My lovely friends at Made by Many have made a new animation video explaining Skype in the Classroom. The service itself has changed considerably, and made a lot of progress in becoming even more useful for teachers across the globe to use. They’re also looking for experts in different fields who’d like to share their expertise with children. Log-in is now simplified: teachers can log in with their Facebook, Twitter or Skype IDs, and it’s very simple to search for collaborators using the new profile pages and homepage. They built the Collections section after I left, and I love how it groups projects together under themes too. Take a look, and don’t forget to pass it on to any friends or colleagues in the education field.
As much as I enjoyed Cath’s post about this being a great time to work in the internet, I couldn’t help but laugh when Aleks Krotoski pointed me to this IT Crowd sketch about the internet. It’s always good to take a step back and remind myself that there are still people to whom the internet is the 2012 equivalent of a box. And that’s why as much as the latest technology will continue to fascinate me and fold people (me!) into its grip, the best messages are usually those that are simple. It’s not the strategy that every brand can afford to adopt (if you have 1% of the market share then you have to work that much harder just to be heard, forget having to communicate your USP), but even Apple learnt this when they translated iCloud’s benefits into language that this author’s mother can understand without effort.
I think this song by Jonathan Mann – an ode to Siri, so to speak – (he’s been writing a song a day and recently hit the 1000 mark), is really amusing. It also made me think of some of the talks at Playful on Friday. I’m one of those who isn’t disillusioned by science fiction and the 80′s dream that we should have seen giant robot cars by now, and I think Siri is pretty damn cool.
Via The Atlantic.
When I saw this presentation about mobile entrepreneurship in Africa by the World Wide Web Foundation at the recent Over The Air mobile hack weekend, I was reminded of a recent Wired story on tech opportunities in Africa.
There’s some exciting stuff happening there.
As always, good to listen to Kevin Kelly talking about the future of the internet. He’s summarised it with six verbs: screening, interacting, sharing, flowing, accessing and generating.
Some thoughts of his that stood out:
* a large network is more valuable than multiple small networks because sharing is easier with a large network.
* anything that can be shared, will be shared
* the move to curated streams (e.g our personal Twitter/Facebook streams) from flows, pages, desktops.
* (this bit I don’t quite agree with, though it is a reflection of the real-time Twitter-dominated times we live in): if it isn’t real-time, it doesn’t count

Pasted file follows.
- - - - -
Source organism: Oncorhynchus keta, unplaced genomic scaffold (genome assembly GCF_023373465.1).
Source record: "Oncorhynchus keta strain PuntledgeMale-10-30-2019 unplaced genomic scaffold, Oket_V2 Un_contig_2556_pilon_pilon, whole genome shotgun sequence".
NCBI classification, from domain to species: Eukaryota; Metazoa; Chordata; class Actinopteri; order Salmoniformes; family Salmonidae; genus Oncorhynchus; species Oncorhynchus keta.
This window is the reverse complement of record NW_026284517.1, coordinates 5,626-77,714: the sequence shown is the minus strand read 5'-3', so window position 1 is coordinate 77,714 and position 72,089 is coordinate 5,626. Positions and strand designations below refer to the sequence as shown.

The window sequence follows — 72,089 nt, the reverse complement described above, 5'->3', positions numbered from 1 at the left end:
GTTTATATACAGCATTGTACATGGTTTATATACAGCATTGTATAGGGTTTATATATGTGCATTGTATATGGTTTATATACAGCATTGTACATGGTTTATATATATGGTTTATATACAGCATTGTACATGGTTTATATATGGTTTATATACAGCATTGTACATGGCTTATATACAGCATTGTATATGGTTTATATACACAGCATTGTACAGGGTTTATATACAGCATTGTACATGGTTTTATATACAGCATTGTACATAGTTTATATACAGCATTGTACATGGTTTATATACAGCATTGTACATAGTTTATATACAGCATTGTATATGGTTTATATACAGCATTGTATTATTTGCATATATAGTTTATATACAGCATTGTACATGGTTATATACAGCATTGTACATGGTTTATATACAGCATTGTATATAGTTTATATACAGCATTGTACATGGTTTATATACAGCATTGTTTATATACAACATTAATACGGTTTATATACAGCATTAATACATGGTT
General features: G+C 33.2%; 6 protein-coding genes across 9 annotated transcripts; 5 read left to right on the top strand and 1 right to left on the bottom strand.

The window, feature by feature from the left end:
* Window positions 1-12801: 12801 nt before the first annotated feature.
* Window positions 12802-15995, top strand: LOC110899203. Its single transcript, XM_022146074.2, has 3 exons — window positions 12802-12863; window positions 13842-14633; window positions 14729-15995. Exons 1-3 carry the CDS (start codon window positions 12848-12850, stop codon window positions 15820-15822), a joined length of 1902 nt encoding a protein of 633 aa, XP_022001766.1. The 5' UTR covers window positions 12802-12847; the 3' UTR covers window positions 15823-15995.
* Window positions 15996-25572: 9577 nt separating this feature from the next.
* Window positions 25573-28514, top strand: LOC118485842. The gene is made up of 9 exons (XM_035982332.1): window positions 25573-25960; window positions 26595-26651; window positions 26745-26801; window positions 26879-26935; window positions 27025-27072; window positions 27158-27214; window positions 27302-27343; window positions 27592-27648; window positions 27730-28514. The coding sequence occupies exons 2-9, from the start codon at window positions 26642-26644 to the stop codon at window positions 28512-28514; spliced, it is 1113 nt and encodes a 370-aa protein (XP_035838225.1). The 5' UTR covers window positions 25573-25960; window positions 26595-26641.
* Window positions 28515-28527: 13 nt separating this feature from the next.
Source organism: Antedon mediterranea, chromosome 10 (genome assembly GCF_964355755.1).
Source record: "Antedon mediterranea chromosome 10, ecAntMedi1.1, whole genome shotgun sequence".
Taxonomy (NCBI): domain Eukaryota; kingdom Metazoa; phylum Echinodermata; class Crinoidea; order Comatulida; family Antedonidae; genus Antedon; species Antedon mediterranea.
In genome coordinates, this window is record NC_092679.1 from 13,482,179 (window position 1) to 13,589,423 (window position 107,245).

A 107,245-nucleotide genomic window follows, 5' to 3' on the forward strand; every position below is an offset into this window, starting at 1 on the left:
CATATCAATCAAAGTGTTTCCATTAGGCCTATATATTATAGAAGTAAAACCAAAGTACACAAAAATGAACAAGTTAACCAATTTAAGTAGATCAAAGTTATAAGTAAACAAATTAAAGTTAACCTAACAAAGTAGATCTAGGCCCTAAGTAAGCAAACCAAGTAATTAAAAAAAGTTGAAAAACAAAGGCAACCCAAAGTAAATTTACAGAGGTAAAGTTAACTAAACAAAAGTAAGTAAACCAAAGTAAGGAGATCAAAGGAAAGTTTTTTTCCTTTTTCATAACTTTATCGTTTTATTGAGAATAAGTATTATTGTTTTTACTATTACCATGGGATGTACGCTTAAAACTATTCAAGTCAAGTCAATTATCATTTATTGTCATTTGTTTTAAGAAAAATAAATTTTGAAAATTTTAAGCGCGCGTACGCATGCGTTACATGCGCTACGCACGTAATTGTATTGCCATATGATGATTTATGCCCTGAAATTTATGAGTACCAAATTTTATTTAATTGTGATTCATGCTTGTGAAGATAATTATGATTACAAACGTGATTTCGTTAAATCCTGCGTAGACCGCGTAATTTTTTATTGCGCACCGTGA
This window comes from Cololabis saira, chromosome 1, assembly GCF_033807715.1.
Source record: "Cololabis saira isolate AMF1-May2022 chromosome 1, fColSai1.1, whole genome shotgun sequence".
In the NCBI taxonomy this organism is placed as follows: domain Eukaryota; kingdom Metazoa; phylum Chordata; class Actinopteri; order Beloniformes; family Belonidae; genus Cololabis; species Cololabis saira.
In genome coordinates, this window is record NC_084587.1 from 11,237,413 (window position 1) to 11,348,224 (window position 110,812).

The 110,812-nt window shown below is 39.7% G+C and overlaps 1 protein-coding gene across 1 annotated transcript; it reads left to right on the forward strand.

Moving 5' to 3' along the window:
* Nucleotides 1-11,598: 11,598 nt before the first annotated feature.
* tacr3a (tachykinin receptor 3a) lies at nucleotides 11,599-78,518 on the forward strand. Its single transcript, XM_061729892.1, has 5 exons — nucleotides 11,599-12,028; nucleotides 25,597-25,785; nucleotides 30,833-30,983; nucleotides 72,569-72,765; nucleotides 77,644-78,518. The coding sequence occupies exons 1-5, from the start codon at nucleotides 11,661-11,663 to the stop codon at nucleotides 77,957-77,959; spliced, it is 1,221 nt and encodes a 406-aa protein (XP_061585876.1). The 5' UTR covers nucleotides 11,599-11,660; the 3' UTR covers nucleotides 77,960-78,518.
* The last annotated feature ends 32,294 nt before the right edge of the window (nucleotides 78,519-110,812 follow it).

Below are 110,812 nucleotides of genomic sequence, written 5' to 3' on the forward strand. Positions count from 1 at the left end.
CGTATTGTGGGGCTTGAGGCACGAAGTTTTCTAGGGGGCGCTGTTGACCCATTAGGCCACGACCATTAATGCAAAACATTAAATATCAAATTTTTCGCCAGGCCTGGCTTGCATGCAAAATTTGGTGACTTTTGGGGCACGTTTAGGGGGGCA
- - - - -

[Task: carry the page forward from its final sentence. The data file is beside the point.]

* I was quite amused to hear him refer to Spotify as ‘Sean Parker’s Spotify’; clearly in the US Parker is the pull, though in Europe it’s founder Daniel Ek that’s more discussed.
* The internet is the world’s largest copy machine: anything that can be copied will be copied.
* The only value is that which cannot be copied, but it should be easy to pay to access it.
* Wherever attention is, money will follow.
I joined Google Plus in the first few days of its launch but I’m still figuring out my strategy. I find that most people are using it the same way as they use Twitter, which I dislike and am refraining from. Clearly it (and everyone on it) is still finding its feet, and it will take its time to reach critical mass. In the meantime, though, this XKCD comic made me chuckle.
One one hand, you’ll never be able to convince your parents to switch. On the other hand, you’ll never be able to convince your parents to switch!
Seth Godin recently pointed to Richard Thaler’s article in the New York Times about how governments and businesses should make the data they collect about us consumers available to us in a form we understand. It is our data after all. You know the way Google and Facebook target their ads to us – he’s right when he says we have a right to know how they make those decisions to show us what they want to – rather, what advertisers want to. I think open data is the way forward and sooner or later there will be a more concerted effort made around getting this to happen. As Godin says:
Data about data is more important than ever, and being on the side of the person creating that data is a smart place to be.
Jan Chipchase also recently wrote a really good post about making field data transparent to participants, and giving them control over what is finally tabled:
Today we live in a world of data servitude, where commercial organisations own and have the rights to exploit the personal data that lies on their servers. Whilst the effort taken to harvest, sift and draw value comes with the assumption of being able to then seek commercial returns fro this investment, the relationship is one-sided, the process for the most part opaque. To truly go full circle is to give participants the rights and access to their personal data both now and for ever more, something that will enabled by the prevalence of always-on connectivity and a shift the expectations of participants.